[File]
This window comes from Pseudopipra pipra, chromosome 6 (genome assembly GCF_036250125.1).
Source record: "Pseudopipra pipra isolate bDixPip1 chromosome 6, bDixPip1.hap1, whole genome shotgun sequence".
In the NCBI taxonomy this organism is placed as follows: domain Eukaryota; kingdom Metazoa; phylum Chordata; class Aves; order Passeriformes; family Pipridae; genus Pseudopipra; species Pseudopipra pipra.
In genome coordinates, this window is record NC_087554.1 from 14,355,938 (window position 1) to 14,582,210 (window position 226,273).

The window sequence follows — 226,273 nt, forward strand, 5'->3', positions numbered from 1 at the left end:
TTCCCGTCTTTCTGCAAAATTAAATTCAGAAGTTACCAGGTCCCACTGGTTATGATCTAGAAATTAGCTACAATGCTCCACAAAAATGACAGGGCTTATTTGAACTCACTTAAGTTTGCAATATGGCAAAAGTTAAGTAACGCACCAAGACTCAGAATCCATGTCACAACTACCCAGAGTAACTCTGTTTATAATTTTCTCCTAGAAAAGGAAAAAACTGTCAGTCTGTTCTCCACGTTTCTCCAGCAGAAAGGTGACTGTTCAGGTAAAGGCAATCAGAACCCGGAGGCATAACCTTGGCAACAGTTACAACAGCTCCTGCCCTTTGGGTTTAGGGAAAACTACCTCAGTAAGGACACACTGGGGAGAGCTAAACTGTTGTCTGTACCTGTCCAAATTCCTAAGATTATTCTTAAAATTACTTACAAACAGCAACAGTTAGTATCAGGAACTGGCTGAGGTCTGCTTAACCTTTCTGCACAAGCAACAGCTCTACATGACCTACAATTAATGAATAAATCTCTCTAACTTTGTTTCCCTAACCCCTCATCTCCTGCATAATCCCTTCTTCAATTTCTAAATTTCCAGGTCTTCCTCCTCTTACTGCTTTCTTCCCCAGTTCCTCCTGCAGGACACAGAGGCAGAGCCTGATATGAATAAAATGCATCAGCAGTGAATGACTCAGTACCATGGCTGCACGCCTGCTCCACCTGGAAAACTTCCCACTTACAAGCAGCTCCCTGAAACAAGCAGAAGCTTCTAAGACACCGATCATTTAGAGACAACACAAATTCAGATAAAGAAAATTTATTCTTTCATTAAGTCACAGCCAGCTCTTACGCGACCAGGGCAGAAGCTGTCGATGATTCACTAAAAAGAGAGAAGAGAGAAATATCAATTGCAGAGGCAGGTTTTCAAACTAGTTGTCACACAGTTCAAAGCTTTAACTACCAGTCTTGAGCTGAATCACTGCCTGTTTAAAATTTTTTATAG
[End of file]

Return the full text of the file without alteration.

This window comes from Pseudopipra pipra, chromosome 6 (genome assembly GCF_036250125.1).
Source record: "Pseudopipra pipra isolate bDixPip1 chromosome 6, bDixPip1.hap1, whole genome shotgun sequence".
In the NCBI taxonomy this organism is placed as follows: domain Eukaryota; kingdom Metazoa; phylum Chordata; class Aves; order Passeriformes; family Pipridae; genus Pseudopipra; species Pseudopipra pipra.
In genome coordinates, this window is record NC_087554.1 from 14,355,938 (window position 1) to 14,582,210 (window position 226,273).

The window sequence follows — 226,273 nt, forward strand, 5'->3', positions numbered from 1 at the left end:
TTCCCGTCTTTCTGCAAAATTAAATTCAGAAGTTACCAGGTCCCACTGGTTATGATCTAGAAATTAGCTACAATGCTCCACAAAAATGACAGGGCTTATTTGAACTCACTTAAGTTTGCAATATGGCAAAAGTTAAGTAACGCACCAAGACTCAGAATCCATGTCACAACTACCCAGAGTAACTCTGTTTATAATTTTCTCCTAGAAAAGGAAAAAACTGTCAGTCTGTTCTCCACGTTTCTCCAGCAGAAAGGTGACTGTTCAGGTAAAGGCAATCAGAACCCGGAGGCATAACCTTGGCAACAGTTACAACAGCTCCTGCCCTTTGGGTTTAGGGAAAACTACCTCAGTAAGGACACACTGGGGAGAGCTAAACTGTTGTCTGTACCTGTCCAAATTCCTAAGATTATTCTTAAAATTACTTACAAACAGCAACAGTTAGTATCAGGAACTGGCTGAGGTCTGCTTAACCTTTCTGCACAAGCAACAGCTCTACATGACCTACAATTAATGAATAAATCTCTCTAACTTTGTTTCCCTAACCCCTCATCTCCTGCATAATCCCTTCTTCAATTTCTAAATTTCCAGGTCTTCCTCCTCTTACTGCTTTCTTCCCCAGTTCCTCCTGCAGGACACAGAGGCAGAGCCTGATATGAATAAAATGCATCAGCAGTGAATGACTCAGTACCATGGCTGCACGCCTGCTCCACCTGGAAAACTTCCCACTTACAAGCAGCTCCCTGAAACAAGCAGAAGCTTCTAAGACACCGATCATTTAGAGACAACACAAATTCAGATAAAGAAAATTTATTCTTTCATTAAGTCACAGCCAGCTCTTACGCGACCAGGGCAGAAGCTGTCGATGATTCACTAAAAAGAGAGAAGAGAGAAATATCAATTGCAGAGGCAGGTTTTCAAACTAGTTGTCACACAGTTCAAAGCTTTAACTACCAGTCTTGAGCTGAATCACTGCCTGTTTAAAATTTTTTATAG